A team of health officials returned from Ratanakkiri province Friday after investigating whether a flu outbreak that sickened 27 and killed six in early March could be cholera, health officials said Monday.
Team leader Dr Severin Von Xylander of the World Health Organization said it was too early to determine whether of not the sickness—marked by high fever, diarrhea and respiratory problems—could be cholera.
Von Xylander said the illness appeared to be treatable with antibiotics, but officials from the Ministry of Health and WHO have requested that provincial health authorities prepare for a cholera outbreak.
Provincial health officials have been armed with cholera kits, including bags of IV fluid to prevent people from dying of dehydration, a common result of cholera, said Dr Sok Touch, director of the Health Ministry’s Communicable Disease Department.
Informative pamphlets also are being distributed to the community, mainly comprised of ethnic minorities, Sok Touch said.
The doctors originally were deployed last week to determine whether the illness that has struck Tampuon minorities in two remote villages of O’Chum District was related to the pneumonia-like Severe Acute Respiratory Syndrome that has killed more than 12 people across Asia and Canada.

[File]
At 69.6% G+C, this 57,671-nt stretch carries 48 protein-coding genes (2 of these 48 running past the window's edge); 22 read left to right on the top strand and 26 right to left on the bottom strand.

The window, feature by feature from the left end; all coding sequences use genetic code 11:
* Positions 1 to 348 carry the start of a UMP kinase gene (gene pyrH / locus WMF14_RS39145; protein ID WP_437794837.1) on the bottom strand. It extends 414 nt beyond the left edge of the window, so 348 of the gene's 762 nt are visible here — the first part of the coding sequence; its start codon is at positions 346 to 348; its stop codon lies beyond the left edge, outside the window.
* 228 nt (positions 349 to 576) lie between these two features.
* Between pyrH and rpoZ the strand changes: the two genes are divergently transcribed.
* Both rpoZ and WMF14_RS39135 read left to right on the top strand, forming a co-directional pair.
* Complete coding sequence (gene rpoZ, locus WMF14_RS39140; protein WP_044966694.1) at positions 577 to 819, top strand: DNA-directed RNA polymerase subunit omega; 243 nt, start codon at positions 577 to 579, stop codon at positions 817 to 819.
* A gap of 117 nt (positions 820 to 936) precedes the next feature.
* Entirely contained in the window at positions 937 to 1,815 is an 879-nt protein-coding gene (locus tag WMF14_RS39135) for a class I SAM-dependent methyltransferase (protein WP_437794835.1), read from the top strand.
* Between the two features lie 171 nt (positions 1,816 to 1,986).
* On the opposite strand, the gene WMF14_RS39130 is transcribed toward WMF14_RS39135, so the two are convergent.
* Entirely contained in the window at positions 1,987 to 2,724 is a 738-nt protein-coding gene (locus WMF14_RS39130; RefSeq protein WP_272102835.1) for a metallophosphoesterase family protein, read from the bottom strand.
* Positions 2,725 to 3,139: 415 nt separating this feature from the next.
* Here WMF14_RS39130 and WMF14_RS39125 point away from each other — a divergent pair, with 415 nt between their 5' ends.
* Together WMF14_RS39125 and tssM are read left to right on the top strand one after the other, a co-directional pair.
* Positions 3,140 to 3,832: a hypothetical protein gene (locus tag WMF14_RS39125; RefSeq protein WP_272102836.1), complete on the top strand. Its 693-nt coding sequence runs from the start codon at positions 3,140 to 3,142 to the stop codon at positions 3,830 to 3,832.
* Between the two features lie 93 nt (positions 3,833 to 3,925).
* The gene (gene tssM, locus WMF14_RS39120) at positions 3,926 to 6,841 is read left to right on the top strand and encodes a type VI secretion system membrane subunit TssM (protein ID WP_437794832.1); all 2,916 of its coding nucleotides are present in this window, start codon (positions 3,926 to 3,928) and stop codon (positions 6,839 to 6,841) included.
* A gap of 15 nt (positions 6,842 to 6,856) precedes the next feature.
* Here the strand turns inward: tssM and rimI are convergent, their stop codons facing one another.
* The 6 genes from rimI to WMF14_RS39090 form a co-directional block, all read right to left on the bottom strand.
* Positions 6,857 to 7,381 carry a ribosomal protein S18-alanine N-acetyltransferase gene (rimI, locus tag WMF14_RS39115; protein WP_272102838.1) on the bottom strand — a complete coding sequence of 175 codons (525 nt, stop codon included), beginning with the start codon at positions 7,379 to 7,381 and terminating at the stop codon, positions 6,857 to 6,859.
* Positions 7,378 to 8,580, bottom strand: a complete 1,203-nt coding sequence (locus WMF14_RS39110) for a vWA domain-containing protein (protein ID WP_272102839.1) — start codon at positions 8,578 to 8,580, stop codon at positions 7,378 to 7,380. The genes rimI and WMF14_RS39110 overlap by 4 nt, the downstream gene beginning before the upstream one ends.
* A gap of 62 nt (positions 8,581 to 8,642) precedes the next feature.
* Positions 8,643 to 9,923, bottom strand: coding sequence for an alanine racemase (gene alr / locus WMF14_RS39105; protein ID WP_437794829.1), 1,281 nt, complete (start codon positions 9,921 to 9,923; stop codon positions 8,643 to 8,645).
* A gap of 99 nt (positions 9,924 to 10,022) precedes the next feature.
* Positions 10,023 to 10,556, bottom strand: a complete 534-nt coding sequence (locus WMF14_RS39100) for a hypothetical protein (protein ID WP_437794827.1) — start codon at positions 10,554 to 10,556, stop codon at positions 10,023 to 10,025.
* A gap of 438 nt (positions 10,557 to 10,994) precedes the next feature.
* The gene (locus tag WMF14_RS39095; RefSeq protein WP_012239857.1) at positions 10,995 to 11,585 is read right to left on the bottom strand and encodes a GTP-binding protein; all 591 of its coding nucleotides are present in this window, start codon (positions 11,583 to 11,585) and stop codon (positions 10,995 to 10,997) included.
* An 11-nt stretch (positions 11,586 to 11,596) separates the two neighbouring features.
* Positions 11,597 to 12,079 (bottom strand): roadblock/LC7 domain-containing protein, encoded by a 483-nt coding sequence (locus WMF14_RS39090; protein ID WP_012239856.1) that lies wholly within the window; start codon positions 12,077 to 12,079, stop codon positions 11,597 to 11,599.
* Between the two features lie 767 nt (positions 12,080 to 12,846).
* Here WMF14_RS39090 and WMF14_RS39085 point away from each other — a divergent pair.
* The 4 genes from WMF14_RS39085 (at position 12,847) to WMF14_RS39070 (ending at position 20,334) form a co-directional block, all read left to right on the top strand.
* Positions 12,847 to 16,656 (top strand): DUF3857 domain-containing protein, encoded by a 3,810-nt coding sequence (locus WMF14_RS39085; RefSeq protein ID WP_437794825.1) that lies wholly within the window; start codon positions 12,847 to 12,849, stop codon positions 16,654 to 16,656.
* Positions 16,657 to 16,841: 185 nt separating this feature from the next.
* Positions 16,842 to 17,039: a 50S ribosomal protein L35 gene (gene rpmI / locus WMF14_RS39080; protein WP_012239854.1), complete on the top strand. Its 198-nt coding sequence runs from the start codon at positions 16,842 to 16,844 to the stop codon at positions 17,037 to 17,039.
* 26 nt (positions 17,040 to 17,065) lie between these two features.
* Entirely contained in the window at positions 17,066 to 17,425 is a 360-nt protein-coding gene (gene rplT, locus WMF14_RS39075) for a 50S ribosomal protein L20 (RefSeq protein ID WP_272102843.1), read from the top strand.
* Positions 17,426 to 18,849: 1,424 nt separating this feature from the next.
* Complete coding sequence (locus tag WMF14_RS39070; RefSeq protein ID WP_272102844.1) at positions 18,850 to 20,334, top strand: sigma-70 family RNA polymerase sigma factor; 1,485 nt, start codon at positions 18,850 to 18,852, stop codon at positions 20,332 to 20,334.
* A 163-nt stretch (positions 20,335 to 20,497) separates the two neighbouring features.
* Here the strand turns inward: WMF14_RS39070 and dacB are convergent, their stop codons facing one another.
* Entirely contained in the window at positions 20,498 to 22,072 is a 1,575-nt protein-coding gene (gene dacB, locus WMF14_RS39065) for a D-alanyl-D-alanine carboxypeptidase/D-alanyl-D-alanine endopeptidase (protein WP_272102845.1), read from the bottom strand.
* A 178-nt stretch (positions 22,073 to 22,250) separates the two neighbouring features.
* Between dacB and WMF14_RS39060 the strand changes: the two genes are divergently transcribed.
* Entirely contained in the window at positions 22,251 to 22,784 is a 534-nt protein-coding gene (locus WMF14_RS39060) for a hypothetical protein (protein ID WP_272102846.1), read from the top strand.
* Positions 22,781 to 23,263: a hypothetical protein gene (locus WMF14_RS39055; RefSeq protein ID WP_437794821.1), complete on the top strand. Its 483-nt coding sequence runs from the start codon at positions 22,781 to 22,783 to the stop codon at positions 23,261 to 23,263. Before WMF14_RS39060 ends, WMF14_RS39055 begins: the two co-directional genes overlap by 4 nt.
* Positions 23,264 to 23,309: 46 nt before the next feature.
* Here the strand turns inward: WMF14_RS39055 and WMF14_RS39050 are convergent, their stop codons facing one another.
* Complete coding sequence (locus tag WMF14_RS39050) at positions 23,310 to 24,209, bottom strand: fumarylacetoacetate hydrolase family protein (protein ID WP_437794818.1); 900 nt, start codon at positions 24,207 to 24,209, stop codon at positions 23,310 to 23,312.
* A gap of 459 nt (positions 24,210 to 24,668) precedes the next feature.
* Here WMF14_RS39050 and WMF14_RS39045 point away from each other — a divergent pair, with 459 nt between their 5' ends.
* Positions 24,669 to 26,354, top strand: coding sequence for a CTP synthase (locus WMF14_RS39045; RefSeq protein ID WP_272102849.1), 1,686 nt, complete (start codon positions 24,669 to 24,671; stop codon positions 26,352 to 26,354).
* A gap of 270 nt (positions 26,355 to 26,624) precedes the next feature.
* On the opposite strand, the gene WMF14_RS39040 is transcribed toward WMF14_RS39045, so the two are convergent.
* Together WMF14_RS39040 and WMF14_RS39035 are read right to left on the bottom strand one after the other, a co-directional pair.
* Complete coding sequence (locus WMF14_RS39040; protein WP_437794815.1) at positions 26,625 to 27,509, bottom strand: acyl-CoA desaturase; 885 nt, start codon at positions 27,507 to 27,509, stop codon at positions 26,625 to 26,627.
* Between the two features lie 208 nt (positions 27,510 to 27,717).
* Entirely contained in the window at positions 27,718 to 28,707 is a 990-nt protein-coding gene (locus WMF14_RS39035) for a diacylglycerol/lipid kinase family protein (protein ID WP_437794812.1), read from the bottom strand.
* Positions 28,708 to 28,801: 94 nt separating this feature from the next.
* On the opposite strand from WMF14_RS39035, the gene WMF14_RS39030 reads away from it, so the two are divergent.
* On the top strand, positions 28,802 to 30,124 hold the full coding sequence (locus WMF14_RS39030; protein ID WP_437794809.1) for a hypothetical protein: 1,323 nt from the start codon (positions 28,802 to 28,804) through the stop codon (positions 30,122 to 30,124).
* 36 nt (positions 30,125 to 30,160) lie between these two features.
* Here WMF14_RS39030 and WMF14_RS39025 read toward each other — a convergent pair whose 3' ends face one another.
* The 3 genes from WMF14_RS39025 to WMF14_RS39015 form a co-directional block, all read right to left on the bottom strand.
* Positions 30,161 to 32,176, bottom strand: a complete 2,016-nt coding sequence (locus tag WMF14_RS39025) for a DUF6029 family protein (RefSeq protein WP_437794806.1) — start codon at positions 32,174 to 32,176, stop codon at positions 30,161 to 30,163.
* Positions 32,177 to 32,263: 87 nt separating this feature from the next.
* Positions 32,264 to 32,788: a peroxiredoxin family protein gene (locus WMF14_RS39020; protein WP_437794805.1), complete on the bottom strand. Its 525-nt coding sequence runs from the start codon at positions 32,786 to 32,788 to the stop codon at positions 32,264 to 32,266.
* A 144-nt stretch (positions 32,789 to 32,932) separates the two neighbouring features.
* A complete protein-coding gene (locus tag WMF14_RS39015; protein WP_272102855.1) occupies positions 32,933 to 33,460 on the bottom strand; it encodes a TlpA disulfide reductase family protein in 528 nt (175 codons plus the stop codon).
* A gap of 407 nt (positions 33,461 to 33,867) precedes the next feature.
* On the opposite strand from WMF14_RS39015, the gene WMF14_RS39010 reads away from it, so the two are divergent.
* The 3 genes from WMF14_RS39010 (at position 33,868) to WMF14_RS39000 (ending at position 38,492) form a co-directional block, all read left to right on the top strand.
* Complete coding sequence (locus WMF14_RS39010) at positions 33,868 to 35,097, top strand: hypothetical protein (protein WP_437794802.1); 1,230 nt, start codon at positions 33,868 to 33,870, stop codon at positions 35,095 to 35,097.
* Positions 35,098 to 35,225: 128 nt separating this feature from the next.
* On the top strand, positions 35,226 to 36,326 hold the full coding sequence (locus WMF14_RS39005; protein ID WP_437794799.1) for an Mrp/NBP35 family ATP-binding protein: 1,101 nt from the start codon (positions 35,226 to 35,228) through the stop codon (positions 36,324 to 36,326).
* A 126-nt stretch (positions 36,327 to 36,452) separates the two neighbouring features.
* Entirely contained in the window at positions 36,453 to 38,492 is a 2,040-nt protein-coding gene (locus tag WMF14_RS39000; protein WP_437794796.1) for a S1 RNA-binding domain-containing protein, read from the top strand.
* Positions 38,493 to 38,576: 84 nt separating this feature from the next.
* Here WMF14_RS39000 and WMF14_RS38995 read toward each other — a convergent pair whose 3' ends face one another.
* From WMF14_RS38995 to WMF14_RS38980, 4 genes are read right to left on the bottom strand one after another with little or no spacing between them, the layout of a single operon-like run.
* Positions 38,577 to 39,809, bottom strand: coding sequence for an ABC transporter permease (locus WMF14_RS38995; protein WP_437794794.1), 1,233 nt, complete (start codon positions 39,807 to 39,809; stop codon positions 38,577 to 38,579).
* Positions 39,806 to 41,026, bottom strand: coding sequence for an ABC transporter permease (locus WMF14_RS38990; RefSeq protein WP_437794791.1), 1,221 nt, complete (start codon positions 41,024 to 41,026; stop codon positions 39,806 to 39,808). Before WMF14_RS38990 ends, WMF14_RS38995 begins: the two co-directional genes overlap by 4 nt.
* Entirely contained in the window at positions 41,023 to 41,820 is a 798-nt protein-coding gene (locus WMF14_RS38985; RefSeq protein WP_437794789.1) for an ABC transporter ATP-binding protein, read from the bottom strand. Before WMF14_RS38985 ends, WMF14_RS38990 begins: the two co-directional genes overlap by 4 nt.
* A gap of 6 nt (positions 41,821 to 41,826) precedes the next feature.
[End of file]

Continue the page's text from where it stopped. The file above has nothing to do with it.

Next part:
Von Xylander said the cases were “not linked at all.” The sick had neither traveled to SARS-infected regions nor been in contact with anyone infected with the disease, he said.
Sok Touch said the government must be particularly careful with its handling of underlying diseases like tuberculosis and malaria, since Ratanakkiri has a history of cholera outbreaks.
Approximately 100 people died and more than 1,300 others fell ill from a cholera outbreak in six districts throughout the province four years ago. Biologists at the Pasteur Institute currently are analyzing samples taken from the sick and the dead, but Von Xylander said the tests may not yield the sought-after results, since samples of an acute case were taken “a while ago.”